A day in the life of a reflexologist
Do you often feel stressed or anxious? Perhaps you’re experiencing sleeping problems, or are suffering from digestive issues or aches and pains? Reflexology may be able to help you.
Have you ever considered what a day in the life of a reflexologist looks like? Holistic therapist and Therapy Directory member, Rebecca Holmes, shares her story. Read on for a glimpse inside a normal day in Rebecca’s world.
“I am a qualified, experienced reflexologist and I know from first-hand experience that the conditions mentioned above can be helped by reflexology. I love observing the positive effects it can have on my clients. By applying gentle finger and thumb pressure to specific points on the hands and feet, it can encourage the body to balance and heal itself.
Reflexology is a wonderful, gentle therapy that can be enjoyed by all ages, but my work with children in particular has opened my eyes to the impact it can have on them and their families.”
A day in the life
“My day starts with a short drive to a lovely primary school for children with special needs. The number and type of child I treat will vary each term, but each child that signs up for treatment will receive five weekly sessions as a minimum. Today I treat William first.
William is seven years old and suffers from Autism Spectrum Disorder (ASD). While he doesn’t communicate with me directly, he sits quite happily in my reclining chair reading books. He has been with me for nearly two years and is my longest client here at the school. Initially he came to me for severe constipation, which cleared up after the second treatment. Now he visits me every two weeks to help manage his high anxiety levels. As a result he is a lot calmer and better behaved at home and at school.
My next child is six year old Tom. He has ASD and ADHD. He is a very different child from William. He is so full of energy that he will not stand still for more than a few seconds. His mum hoped that reflexology could help improve his poor sleeping patterns. Treating him in my chair proved impossible in the earlier days so I have adapted my treatment routine to his needs. He loves the bean bags and Wendy house in class so today we lay on them with a blanket over our heads while I worked on his feet.
Tom started sessions last September. Since then, his sleeping patterns have significantly improved (finally sleeping eight hours a night), he is a lot calmer and tantrums have dropped from several a day to one or two a week.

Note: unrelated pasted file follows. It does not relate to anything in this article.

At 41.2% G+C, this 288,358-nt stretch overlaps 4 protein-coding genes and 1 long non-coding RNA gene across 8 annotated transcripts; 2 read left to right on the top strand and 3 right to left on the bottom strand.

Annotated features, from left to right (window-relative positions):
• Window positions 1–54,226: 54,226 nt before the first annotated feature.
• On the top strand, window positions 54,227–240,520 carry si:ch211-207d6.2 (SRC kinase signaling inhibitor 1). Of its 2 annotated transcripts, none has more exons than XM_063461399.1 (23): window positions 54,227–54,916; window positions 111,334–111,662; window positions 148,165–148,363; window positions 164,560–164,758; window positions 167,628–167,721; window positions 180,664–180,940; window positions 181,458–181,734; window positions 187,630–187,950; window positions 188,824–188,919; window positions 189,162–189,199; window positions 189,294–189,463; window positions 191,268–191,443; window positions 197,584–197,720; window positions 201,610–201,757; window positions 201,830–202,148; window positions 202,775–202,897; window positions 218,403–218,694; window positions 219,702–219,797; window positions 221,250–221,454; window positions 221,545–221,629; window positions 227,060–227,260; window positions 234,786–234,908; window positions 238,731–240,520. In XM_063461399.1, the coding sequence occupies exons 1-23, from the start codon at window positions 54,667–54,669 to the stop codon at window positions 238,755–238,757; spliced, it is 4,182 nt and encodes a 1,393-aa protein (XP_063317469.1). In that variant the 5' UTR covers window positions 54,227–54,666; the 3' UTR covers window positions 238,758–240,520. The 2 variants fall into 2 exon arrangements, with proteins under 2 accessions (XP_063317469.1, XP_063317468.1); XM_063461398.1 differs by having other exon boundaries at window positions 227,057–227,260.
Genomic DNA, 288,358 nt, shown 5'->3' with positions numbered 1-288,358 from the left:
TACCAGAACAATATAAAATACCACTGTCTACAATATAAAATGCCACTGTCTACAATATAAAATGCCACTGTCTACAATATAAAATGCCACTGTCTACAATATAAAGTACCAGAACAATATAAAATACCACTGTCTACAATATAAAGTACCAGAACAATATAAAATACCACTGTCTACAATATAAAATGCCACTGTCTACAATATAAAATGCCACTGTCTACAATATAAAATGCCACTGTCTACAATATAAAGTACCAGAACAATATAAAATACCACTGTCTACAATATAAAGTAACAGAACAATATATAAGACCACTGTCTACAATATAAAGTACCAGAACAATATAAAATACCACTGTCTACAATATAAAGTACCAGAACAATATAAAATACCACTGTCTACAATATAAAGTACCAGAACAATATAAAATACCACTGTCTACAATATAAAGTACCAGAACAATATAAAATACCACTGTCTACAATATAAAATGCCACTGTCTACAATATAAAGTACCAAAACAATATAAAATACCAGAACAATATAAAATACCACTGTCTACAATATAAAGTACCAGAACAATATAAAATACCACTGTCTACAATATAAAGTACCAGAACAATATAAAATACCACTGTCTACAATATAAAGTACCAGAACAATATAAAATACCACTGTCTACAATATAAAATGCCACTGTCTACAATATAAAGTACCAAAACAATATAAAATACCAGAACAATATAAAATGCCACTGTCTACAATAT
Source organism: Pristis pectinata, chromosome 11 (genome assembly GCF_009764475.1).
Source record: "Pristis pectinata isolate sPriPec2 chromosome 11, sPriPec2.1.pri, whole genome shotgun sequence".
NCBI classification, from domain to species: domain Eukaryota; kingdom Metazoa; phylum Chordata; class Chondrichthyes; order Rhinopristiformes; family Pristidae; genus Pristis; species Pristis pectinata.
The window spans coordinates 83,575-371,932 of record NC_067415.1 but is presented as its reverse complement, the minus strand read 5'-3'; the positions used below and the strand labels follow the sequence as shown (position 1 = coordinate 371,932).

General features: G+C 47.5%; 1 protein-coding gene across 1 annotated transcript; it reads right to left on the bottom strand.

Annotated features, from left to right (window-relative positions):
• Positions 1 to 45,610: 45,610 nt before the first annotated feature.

It’s time to pack up and drive to my next destination, a secondary school for girls with special needs. Kate is thirteen and has ASD. I meet her in the dormitories, in a beautifully painted bedroom. She sits calmly in the chair, quietly staring into space. She is a smart girl but finds it difficult to communicate with people as she gets extremely anxious. Her high levels of anxiety also affect her attendance levels at school, which last term were at 50%. The deputy head brought me in to see if a plan between the school, social services and reflexology can help improve her attendance.
It is my second term with Kate. The good news is that reflexology has helped to reduce her once daily migraines, to a couple a week. She feels much calmer and is sleeping better.
I have just enough time to grab a bite to eat. I call the children’s parents to find out how they have been at home, share how the treatment went and to update my paperwork.
I pick up my own children, Jack and Alex from school and focus on them for a few hours until my adult client, Fiona arrives at eight o’clock. She is a charming lady of 81 years. She has been visiting me monthly for the last year. Reflexology has been beneficial in helping her manage her sciatic and digestive issues. We have a lovely chat and swap healthy recipes.
Finally by 9.30pm it is time for me to flop in front of the telly for an hour or two before a well-needed bedtime.”
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